There is, in grammar, a class of words which may be called joining words
or connectives. They are of two classes: (i) those which join nouns
or pronouns to some other word; and (ii) those which join sentences.
The first class are called Prepositions; the second Conjunctions.
A Preposition is a word which connects a noun or pronoun
with a verb, an adjective, or another noun or pronoun.
(It thus shows the relation between things, or between a thing and an
(i) He stood on
the table. Here on joins a verb and a noun.
(ii) Mary is
fond of music. Here of joins an adjective and a noun.
(iii) The man at the door is waiting. Here
at joins two nouns.
The word preposition comes from the Lat.
prae, before, and positus, placed. We have similar compounds in
composition and deposition.
The noun or pronoun which follows the preposition is in the objective case,
and is said to be governed by the preposition.
(i) But the preposition may come at
the end of the sentence. Thus we can say, “This is the house we were looking at.” But
at still governs which (understood) in the objective.
We can also say, “Whom were you talking to?”
Prepositions are divided into two
classes: (i) simple; and (ii) compound.
(i) The following are simple
prepositions: at, by, for, in, of, off, on, out, to, with, up.
(ii) The compound prepositions are
formed in several ways:—
(a) By adding a comparative suffix to an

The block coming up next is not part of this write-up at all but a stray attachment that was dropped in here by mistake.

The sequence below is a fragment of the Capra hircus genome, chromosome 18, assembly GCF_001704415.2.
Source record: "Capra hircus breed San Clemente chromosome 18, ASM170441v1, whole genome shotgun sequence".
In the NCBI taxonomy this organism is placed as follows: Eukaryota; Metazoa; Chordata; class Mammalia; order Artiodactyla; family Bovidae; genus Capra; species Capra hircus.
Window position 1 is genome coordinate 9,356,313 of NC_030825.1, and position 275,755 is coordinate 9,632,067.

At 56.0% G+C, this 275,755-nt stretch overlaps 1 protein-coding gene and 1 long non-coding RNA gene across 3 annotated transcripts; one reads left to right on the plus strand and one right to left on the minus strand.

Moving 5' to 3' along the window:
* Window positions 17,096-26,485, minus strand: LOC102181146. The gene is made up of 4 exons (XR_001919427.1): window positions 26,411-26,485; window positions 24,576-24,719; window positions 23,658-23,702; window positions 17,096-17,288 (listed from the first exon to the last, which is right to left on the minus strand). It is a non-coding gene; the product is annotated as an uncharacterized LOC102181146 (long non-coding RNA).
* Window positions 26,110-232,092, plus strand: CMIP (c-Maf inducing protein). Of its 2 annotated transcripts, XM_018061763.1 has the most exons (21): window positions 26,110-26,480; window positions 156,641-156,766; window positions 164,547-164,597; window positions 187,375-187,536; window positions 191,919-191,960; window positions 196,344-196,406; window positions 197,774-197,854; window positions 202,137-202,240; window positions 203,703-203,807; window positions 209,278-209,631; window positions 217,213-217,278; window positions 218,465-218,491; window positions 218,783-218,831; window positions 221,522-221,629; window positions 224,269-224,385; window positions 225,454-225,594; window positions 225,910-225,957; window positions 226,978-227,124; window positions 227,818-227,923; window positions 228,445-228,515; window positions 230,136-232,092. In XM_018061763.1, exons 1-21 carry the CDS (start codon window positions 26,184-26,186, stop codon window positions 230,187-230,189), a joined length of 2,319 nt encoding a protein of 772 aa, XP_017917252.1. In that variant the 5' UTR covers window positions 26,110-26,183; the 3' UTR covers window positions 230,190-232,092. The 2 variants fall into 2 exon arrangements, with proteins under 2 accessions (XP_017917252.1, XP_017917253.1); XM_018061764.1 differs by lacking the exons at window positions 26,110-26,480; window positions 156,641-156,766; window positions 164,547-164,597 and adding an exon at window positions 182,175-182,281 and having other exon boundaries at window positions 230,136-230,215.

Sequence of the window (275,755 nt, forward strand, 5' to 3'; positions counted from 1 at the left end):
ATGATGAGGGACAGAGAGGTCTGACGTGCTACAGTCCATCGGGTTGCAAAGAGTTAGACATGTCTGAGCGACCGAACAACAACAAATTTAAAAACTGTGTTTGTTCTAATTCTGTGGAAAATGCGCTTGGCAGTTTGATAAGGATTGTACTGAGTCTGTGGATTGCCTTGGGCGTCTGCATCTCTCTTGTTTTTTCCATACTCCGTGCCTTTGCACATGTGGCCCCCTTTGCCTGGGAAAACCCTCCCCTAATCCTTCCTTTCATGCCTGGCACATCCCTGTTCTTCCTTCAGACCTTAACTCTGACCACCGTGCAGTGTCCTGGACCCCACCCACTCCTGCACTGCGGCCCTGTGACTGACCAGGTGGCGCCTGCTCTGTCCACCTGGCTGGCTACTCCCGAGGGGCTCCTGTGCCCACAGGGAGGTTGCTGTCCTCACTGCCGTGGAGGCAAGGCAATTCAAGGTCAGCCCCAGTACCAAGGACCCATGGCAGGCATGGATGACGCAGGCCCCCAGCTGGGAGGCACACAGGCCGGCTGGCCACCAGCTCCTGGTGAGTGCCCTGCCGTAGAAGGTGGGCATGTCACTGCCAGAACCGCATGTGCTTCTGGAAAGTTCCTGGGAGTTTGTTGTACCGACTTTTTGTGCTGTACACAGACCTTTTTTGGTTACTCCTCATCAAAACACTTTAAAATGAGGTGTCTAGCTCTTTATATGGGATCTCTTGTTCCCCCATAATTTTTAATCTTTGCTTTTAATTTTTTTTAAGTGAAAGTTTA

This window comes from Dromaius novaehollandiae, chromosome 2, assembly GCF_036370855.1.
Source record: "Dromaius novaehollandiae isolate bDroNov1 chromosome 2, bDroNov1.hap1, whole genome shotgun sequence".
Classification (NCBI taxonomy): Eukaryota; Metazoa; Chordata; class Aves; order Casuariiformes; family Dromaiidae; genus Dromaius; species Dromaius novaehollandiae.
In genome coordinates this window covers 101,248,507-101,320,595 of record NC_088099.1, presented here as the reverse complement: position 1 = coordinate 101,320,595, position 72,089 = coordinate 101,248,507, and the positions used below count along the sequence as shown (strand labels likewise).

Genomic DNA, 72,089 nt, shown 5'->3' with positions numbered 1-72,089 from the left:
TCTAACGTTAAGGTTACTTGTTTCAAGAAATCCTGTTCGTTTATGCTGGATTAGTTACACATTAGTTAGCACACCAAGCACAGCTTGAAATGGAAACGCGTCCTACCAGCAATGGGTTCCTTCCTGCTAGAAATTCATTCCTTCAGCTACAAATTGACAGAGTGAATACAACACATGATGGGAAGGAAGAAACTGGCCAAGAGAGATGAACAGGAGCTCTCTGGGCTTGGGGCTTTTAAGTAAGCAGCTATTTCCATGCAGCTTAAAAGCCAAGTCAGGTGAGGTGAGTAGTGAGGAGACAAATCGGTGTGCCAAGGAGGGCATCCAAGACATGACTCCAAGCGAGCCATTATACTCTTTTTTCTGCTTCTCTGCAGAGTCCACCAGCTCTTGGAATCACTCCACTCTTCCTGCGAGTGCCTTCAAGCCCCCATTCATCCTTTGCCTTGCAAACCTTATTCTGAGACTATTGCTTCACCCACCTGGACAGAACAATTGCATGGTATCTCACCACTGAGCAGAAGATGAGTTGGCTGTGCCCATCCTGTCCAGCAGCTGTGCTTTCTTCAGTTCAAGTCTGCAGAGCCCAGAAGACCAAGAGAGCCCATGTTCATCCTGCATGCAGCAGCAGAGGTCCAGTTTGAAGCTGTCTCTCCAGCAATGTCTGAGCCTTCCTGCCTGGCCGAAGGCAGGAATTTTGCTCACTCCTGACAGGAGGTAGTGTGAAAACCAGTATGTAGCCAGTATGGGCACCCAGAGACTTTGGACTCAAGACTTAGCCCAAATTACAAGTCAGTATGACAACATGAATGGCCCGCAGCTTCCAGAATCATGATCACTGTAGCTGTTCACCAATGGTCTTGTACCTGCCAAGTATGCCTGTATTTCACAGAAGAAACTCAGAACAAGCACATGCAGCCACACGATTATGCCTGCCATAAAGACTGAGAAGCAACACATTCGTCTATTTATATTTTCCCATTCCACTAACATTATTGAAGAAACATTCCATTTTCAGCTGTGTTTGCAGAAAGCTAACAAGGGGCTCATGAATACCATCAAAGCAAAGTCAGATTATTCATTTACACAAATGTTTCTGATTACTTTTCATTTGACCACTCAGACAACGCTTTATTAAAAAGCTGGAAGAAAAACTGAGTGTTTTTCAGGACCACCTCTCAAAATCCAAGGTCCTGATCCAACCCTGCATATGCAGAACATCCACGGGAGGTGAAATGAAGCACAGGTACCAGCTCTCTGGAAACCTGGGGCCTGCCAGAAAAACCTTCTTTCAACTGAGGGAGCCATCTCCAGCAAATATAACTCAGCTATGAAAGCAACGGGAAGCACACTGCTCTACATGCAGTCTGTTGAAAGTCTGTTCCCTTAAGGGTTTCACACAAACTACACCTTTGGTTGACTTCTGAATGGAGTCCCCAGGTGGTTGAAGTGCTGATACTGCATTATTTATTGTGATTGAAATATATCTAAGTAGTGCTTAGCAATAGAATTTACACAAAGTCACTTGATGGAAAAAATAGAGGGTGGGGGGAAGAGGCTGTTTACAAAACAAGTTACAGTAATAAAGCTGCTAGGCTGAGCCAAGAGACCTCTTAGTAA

adverb: after, over, under.
(b) By prefixing a
preposition to an adverb: above, about, before, behind, beneath,
but (= be-out), throughout, within, etc.
(c) By prefixing a
preposition to a noun: aboard, across, around, among, beside,
(d) By prefixing an adverb or adverbial particle to a
preposition: into, upon, until,
(iii) The preposition but is
to be carefully distinguished from the conjunction but. “All were there
but him.” Here but is a preposition. “We waited an hour; but
he did not come.” Here but is a conjunction.
preposition, was in O.E. be-útan, and meant on the outside of,
and then without: but, the conjunction, was in O.E. bot..
The old proverb, “Touch not the cat but a
glove,” means “without a glove.”
(iv) Down was
adown = of
down = off the down or hill.
(v) Among was = on gemong,
in the crowd.
(vi) There are several compound
prepositions made up of separate words: instead of, on account of, in spite
(vii) Some participles are used as
prepositions: notwithstanding, concerning, respecting. The prepositions
except and save may be regarded as imperatives.
The same words are used sometimes as
adverbs, and sometimes as prepositions. We distinguish these words by their
function. They can also be used as nouns or as adjectives.
(i) Thus we find the following words used either as
|(1) Stand up!
boy ran up the hill.
|(2) Come on!
||(2) The book lies on the table.
|(3) Be off!
||(3) Get off the chair.
|(4) He walked quickly past.
||(4) He walked past the church.
(ii) Adverbs are sometimes used as nouns, as in the sentences, “I have
met him before now.” “He is dead since then.”
(iii) In the following we find adverbs used as
adjectives: “thine often infirmities;” “the then king,” etc.
(iv) A phrase sometimes does duty as an adverb, as in “from
beyond the sea;”
“from over the mountains,” etc.